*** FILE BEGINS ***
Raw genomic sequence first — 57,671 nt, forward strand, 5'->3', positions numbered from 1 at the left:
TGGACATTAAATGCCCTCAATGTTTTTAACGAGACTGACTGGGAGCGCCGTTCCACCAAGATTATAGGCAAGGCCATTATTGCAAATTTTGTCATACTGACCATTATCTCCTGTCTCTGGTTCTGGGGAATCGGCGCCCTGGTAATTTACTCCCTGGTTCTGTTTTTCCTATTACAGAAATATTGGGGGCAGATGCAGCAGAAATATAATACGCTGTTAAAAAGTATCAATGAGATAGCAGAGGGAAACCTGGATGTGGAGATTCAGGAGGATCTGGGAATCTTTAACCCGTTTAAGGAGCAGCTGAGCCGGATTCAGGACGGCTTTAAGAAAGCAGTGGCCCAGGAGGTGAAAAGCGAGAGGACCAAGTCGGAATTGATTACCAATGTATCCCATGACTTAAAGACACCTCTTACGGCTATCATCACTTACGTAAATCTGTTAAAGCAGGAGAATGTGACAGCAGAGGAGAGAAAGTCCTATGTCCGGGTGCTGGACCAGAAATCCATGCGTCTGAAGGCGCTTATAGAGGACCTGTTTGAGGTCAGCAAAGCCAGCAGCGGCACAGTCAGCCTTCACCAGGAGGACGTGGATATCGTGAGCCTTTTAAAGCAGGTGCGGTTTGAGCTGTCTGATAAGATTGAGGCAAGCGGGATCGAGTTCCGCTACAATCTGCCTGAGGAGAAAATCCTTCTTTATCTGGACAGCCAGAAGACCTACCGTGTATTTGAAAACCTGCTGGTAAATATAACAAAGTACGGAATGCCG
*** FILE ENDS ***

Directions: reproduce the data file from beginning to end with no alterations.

Raw genomic sequence first — 57,671 nt, forward strand, 5'->3', positions numbered from 1 at the left:
TGGACATTAAATGCCCTCAATGTTTTTAACGAGACTGACTGGGAGCGCCGTTCCACCAAGATTATAGGCAAGGCCATTATTGCAAATTTTGTCATACTGACCATTATCTCCTGTCTCTGGTTCTGGGGAATCGGCGCCCTGGTAATTTACTCCCTGGTTCTGTTTTTCCTATTACAGAAATATTGGGGGCAGATGCAGCAGAAATATAATACGCTGTTAAAAAGTATCAATGAGATAGCAGAGGGAAACCTGGATGTGGAGATTCAGGAGGATCTGGGAATCTTTAACCCGTTTAAGGAGCAGCTGAGCCGGATTCAGGACGGCTTTAAGAAAGCAGTGGCCCAGGAGGTGAAAAGCGAGAGGACCAAGTCGGAATTGATTACCAATGTATCCCATGACTTAAAGACACCTCTTACGGCTATCATCACTTACGTAAATCTGTTAAAGCAGGAGAATGTGACAGCAGAGGAGAGAAAGTCCTATGTCCGGGTGCTGGACCAGAAATCCATGCGTCTGAAGGCGCTTATAGAGGACCTGTTTGAGGTCAGCAAAGCCAGCAGCGGCACAGTCAGCCTTCACCAGGAGGACGTGGATATCGTGAGCCTTTTAAAGCAGGTGCGGTTTGAGCTGTCTGATAAGATTGAGGCAAGCGGGATCGAGTTCCGCTACAATCTGCCTGAGGAGAAAATCCTTCTTTATCTGGACAGCCAGAAGACCTACCGTGTATTTGAAAACCTGCTGGTAAATATAACAAAGTACGGAATGCCG